Additionally, as Myanmar returns to the world stage, Myanmar people are eager to help restore the previously-hobbled country to the powerful economic status it once enjoyed and deserves.
Could these be push factors that encourage an explosion in card uptake and which fuel a growth in Myanmar’s digital economy, to mirror that of smartphones and internet penetration?
And yet, and yet… go into any Myanmar bank today and you will see people withdrawing bricks upon bricks of notes. And, where they are collecting US dollars, still inspecting each and every note with a close eye, ready to reject them upon detecting the slightest blemish. This is despite these notes being handed to them by the bank itself, and in blatant rejection of recent decrees that it is no longer acceptable to refuse blemished dollars.
With so much energy and scrutiny going into the printed currency, can we imagine that Myanmar’s people will so readily embrace the opaque world of cards and digital transactions?
So, how should startups view the opportunities in Myanmar’s digital economy?
We must lean to the optimistic; online card payments are the future, but will be just one amongst multiple payment mechanisms.
The case for card payments:
Despite the Kyat’s turbulent history, and despite the physical comfort of cash-in-hand, there is an internal, undeniable drive to restore Myanmar to the world stage that is remarkable in its pressure. This will quickly overcome caution and reticence about cards and card payments.
Plus, significant numbers of Myanmar’s digital startup entrepreneurs have experience working or studying overseas, and are looking to opportunities in their country of birth. Returning to Myanmar, integrating online payment gateways into their platforms is a normal practice to them, and these digital entrepreneurs will help drive a wider uptake of cards and online transactions.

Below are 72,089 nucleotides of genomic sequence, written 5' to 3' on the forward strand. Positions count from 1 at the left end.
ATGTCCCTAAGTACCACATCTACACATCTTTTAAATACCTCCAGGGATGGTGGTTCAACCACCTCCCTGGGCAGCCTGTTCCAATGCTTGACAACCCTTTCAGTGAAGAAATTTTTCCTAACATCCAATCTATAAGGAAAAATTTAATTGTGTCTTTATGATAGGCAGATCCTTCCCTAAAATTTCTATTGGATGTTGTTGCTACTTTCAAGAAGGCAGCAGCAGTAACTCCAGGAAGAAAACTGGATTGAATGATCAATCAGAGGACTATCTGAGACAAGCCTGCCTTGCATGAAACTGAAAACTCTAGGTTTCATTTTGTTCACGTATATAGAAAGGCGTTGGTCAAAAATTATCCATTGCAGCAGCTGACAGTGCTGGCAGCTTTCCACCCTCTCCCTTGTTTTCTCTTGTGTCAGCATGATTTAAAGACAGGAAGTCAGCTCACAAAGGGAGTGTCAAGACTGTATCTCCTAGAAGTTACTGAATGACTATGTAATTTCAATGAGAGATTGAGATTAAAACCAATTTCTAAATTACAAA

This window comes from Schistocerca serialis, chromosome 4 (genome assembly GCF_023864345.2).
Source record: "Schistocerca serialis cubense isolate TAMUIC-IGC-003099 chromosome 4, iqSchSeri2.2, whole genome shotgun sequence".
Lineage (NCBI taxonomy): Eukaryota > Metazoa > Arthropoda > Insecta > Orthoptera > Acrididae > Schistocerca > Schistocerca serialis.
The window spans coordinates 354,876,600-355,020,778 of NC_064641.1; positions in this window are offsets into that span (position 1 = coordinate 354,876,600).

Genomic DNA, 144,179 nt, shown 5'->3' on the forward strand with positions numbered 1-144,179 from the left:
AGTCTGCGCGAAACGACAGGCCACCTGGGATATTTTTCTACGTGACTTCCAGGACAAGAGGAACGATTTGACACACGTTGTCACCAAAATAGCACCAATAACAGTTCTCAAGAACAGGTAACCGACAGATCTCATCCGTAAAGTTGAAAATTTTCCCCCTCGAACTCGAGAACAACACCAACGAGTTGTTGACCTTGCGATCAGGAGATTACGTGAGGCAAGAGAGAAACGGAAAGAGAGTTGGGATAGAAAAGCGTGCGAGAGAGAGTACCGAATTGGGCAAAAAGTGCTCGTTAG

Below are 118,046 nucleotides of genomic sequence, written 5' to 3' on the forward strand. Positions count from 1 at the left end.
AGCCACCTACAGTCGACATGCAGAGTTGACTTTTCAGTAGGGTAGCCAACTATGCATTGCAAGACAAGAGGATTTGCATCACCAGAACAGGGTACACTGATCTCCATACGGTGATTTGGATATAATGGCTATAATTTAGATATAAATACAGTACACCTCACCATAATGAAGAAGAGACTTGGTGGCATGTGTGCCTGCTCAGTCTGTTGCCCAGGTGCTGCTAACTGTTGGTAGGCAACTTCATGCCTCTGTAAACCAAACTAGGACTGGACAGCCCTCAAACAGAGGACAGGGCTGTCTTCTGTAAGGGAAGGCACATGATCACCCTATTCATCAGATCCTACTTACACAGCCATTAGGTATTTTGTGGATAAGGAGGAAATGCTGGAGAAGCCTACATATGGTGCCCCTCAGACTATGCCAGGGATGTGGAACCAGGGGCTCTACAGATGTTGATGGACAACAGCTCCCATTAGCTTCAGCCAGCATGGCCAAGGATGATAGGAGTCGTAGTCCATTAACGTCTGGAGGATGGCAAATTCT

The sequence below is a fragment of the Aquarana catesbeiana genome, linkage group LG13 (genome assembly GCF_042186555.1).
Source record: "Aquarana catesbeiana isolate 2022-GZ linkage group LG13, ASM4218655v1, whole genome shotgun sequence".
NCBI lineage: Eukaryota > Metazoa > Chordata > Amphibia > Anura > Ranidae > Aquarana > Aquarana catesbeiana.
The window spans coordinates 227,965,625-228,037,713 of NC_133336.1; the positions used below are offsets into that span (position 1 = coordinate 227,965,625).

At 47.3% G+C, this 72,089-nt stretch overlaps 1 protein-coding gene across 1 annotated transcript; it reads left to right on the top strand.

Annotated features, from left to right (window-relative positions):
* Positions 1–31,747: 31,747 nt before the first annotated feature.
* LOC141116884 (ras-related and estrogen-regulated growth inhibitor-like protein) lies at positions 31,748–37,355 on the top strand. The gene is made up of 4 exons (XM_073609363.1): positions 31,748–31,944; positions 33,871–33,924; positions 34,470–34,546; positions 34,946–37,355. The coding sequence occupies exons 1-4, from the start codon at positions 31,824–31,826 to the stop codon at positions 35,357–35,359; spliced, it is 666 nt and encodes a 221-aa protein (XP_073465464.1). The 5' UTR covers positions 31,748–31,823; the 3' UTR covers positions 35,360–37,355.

So startups that begin building for and strategizing for online payments now will be in pole-position as card uptake soars. Those that don’t will be quickly left behind.
Support card payment with other payment channels
However, to succeed into the immediate future, startups should a) provide Myanmar’s citizens as much support and transparency as possible to encourage online card payments; and importantly b) remember to still invest in other payment channels.
ATM rollout – and therefore card uptake – isn’t going to be instantaneous in a country the size, geography and economy of Myanmar. Meanwhile, competition between the Telcos is going to become increasingly fierce and in an attempt to solidify their market shares it is only a matter of time handling fees are cut and deals are struck that allow transfers of credit between different operators. Such moves will advance mobile payments in a significant way.
In short: The future looks good. Startups should build strategies and channels for accepting card payments in Myanmar now, but also recognise that payments via phone credit is going to increasingly become another viable channel. Both must be explored and accounted for.